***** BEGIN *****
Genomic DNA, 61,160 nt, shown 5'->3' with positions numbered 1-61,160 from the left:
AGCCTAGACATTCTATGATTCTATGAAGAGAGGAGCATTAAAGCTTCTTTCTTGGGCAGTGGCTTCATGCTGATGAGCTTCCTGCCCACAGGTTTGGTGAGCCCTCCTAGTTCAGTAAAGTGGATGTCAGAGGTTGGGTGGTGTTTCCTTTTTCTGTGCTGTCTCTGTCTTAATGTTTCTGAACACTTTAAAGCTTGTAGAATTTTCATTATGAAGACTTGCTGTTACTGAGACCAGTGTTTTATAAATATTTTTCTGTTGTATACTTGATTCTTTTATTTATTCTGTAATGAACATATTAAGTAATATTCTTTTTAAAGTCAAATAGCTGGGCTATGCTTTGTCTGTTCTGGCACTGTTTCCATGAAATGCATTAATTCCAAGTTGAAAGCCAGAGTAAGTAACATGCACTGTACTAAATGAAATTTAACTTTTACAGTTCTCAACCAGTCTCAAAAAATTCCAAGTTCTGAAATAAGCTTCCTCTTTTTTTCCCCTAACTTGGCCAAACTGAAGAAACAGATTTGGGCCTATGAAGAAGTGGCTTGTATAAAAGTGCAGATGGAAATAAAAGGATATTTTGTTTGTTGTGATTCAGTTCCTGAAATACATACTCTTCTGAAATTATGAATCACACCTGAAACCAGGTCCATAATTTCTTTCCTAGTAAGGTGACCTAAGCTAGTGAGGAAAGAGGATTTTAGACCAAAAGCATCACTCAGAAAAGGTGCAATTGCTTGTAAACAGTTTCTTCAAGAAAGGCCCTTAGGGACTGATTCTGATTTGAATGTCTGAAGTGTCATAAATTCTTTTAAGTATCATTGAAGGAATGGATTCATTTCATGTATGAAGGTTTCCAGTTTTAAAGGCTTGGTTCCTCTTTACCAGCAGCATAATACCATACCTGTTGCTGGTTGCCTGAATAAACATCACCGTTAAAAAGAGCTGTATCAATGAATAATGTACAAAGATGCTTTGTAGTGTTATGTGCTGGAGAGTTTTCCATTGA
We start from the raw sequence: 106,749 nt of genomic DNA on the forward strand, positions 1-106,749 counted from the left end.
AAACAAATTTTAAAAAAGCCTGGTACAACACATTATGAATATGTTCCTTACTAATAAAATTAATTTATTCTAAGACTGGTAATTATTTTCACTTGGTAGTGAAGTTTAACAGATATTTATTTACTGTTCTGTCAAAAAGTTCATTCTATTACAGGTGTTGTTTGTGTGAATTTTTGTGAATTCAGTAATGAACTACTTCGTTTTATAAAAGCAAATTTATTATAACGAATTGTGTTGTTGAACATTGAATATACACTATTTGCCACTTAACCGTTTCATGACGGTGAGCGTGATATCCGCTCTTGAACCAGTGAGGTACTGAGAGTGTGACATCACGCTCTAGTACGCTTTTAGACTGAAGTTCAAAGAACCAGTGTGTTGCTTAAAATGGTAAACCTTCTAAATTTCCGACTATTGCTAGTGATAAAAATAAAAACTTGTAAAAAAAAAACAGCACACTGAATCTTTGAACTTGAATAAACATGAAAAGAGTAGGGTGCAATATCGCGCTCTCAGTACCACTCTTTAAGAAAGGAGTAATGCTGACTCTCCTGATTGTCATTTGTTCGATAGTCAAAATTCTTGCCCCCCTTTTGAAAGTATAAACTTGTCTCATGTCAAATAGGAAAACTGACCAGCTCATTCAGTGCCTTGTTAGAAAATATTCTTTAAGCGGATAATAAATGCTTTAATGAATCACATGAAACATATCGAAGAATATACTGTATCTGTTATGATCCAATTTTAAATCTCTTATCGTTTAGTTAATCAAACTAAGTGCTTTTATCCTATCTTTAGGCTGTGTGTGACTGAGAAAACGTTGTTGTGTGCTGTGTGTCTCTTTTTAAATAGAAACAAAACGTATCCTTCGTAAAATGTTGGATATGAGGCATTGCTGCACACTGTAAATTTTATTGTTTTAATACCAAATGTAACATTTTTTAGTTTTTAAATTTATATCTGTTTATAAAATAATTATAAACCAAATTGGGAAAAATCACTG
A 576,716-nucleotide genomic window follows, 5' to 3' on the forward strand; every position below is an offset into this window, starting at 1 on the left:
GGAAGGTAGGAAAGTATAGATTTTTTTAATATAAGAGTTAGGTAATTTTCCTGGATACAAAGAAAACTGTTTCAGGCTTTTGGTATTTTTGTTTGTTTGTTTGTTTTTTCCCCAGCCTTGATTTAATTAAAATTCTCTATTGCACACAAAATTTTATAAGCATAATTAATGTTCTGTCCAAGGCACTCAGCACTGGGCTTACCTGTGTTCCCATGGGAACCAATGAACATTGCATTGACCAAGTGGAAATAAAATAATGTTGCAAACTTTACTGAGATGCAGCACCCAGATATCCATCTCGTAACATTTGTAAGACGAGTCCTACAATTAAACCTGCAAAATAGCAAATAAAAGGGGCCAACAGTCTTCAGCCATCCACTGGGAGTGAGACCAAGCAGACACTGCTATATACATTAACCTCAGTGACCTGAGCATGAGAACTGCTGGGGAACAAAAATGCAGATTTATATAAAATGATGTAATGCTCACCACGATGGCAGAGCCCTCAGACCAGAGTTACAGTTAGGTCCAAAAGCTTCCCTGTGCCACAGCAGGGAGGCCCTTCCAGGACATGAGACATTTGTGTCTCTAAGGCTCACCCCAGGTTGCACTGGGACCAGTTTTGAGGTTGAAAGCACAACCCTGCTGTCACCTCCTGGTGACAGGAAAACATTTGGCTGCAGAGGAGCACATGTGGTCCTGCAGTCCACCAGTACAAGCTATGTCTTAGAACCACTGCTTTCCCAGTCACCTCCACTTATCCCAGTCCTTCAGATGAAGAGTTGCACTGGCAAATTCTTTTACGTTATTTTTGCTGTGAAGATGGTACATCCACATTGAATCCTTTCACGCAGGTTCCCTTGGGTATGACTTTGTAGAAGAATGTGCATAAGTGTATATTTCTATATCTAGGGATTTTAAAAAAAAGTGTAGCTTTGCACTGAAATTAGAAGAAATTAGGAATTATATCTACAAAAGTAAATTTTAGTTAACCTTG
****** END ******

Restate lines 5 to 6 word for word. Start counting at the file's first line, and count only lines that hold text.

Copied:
A 576,716-nucleotide genomic window follows, 5' to 3' on the forward strand; every position below is an offset into this window, starting at 1 on the left:
GGAAGGTAGGAAAGTATAGATTTTTTTAATATAAGAGTTAGGTAATTTTCCTGGATACAAAGAAAACTGTTTCAGGCTTTTGGTATTTTTGTTTGTTTGTTTGTTTTTTCCCCAGCCTTGATTTAATTAAAATTCTCTATTGCACACAAAATTTTATAAGCATAATTAATGTTCTGTCCAAGGCACTCAGCACTGGGCTTACCTGTGTTCCCATGGGAACCAATGAACATTGCATTGACCAAGTGGAAATAAAATAATGTTGCAAACTTTACTGAGATGCAGCACCCAGATATCCATCTCGTAACATTTGTAAGACGAGTCCTACAATTAAACCTGCAAAATAGCAAATAAAAGGGGCCAACAGTCTTCAGCCATCCACTGGGAGTGAGACCAAGCAGACACTGCTATATACATTAACCTCAGTGACCTGAGCATGAGAACTGCTGGGGAACAAAAATGCAGATTTATATAAAATGATGTAATGCTCACCACGATGGCAGAGCCCTCAGACCAGAGTTACAGTTAGGTCCAAAAGCTTCCCTGTGCCACAGCAGGGAGGCCCTTCCAGGACATGAGACATTTGTGTCTCTAAGGCTCACCCCAGGTTGCACTGGGACCAGTTTTGAGGTTGAAAGCACAACCCTGCTGTCACCTCCTGGTGACAGGAAAACATTTGGCTGCAGAGGAGCACATGTGGTCCTGCAGTCCACCAGTACAAGCTATGTCTTAGAACCACTGCTTTCCCAGTCACCTCCACTTATCCCAGTCCTTCAGATGAAGAGTTGCACTGGCAAATTCTTTTACGTTATTTTTGCTGTGAAGATGGTACATCCACATTGAATCCTTTCACGCAGGTTCCCTTGGGTATGACTTTGTAGAAGAATGTGCATAAGTGTATATTTCTATATCTAGGGATTTTAAAAAAAAGTGTAGCTTTGCACTGAAATTAGAAGAAATTAGGAATTATATCTACAAAAGTAAATTTTAGTTAACCTTG